WASHINGTON — New legislation released Tuesday would dump the Department of Veterans Affairs’ excuse for not better researching the possible benefits of cannabis for suffering veterans, a move that could have wide-ranging ramifications for the nationwide legalization of medical marijuana.
The bill — dubbed the VA Medicinal Cannabis Research Act of 2018 — has the support of the top Republican and Democrat on the House Veterans’ Affairs Committee and other key lawmakers. It would not only clarify that VA has the authority to research cannabis, but require regular reports from department leaders on how seriously they are taking that responsibility.
“That is why I am so proud to introduce this legislation. Simply put, there is no department or organization better suited to conduct this critically important research than VA, and there will never be a better time to act.”
For months, Walz and veterans advocates have been pushing Veterans Affairs officials to more aggressively explore research into marijuana’s possible benefits for patients with a host of ailments, as a possible alternative to addictive opioids.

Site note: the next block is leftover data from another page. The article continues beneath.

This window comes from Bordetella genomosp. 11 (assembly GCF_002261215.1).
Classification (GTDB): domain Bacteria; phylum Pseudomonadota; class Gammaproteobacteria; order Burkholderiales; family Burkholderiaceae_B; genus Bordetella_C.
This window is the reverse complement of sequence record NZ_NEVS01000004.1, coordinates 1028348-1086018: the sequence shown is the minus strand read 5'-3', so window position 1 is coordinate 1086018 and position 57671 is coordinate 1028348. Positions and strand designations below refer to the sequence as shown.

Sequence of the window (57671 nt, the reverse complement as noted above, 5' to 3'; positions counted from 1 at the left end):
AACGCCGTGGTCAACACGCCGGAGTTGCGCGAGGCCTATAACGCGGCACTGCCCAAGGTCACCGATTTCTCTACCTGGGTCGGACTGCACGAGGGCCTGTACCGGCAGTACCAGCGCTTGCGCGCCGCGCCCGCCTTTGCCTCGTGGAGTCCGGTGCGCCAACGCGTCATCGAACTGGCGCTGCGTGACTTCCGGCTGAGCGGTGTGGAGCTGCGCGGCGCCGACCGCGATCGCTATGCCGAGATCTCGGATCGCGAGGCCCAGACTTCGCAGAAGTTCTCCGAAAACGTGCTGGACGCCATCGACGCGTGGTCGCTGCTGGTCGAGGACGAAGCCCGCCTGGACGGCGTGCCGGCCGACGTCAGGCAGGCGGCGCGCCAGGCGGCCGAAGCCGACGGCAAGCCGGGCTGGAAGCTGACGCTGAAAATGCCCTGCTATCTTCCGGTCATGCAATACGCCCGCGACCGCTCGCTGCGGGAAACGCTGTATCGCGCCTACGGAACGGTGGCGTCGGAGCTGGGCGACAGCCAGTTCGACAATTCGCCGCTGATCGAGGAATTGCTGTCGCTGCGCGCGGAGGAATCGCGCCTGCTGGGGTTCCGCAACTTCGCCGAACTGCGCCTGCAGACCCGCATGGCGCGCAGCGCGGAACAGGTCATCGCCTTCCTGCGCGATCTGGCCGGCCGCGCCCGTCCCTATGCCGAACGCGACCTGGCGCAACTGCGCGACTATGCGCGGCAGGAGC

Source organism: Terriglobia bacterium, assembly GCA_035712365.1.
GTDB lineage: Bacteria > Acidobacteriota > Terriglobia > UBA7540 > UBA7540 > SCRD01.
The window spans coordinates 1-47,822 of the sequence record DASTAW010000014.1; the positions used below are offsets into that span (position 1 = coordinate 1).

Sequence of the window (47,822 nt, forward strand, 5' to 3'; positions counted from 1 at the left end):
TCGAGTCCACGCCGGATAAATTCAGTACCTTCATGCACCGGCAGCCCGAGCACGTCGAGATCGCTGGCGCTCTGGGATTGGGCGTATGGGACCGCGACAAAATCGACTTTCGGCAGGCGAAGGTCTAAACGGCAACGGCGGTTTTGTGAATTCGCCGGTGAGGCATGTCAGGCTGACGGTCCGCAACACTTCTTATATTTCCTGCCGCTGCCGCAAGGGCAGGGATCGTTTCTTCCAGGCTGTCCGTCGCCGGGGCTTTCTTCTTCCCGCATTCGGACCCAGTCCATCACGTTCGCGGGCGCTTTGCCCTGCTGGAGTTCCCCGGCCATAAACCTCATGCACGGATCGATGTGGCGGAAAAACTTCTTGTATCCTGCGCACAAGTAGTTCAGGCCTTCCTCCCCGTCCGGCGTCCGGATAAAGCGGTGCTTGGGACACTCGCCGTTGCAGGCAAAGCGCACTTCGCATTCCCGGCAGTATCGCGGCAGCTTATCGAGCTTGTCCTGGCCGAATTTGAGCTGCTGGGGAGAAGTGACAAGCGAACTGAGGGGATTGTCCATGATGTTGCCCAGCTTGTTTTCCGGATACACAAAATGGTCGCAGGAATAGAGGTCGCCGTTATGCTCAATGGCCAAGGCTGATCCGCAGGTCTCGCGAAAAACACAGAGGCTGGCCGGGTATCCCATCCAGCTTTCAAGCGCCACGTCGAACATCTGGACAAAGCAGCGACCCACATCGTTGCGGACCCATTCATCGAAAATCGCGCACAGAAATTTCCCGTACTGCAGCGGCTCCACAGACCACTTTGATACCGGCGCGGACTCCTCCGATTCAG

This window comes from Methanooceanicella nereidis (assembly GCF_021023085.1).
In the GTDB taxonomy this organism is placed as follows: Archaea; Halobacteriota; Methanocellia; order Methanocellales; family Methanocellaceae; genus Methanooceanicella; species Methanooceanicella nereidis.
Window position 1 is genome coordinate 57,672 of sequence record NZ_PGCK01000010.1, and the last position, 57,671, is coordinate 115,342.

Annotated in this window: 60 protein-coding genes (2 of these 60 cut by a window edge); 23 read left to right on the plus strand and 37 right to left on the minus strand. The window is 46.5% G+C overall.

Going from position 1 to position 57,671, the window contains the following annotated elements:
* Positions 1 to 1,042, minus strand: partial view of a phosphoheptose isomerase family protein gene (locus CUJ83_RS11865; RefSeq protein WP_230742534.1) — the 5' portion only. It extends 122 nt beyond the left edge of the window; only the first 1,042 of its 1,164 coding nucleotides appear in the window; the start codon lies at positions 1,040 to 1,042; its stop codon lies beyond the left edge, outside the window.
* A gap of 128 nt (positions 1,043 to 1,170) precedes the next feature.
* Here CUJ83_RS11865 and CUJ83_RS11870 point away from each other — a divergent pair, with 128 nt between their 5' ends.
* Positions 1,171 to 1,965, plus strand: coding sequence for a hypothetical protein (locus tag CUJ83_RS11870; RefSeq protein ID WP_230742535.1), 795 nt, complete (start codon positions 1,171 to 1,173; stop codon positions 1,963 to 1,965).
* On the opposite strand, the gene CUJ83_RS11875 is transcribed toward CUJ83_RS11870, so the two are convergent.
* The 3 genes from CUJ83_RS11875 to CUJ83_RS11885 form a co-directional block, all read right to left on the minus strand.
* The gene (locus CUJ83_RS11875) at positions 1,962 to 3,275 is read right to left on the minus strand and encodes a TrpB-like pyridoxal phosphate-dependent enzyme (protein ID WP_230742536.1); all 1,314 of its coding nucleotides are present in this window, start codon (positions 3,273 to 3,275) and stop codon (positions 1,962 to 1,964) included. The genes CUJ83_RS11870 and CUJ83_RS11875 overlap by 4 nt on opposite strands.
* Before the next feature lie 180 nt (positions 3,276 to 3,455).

But department leaders have insisted that federal law restricts their ability to conduct most medical marijuana testing, and have refused those requests for expansion.
That has frustrated lawmakers like Rep. Lou Correa, D-Calif., who sponsored the new legislation.
“It’s time the VA did a formal study,” he said. “Rather than risk becoming dependent on opioids, these veterans find relief in medical cannabis. … I want to bring these brave men and women the relief they deserve. This legislation will finally allow the VA to perform research on medical cannabis.”
Medical marijuana is legal in 29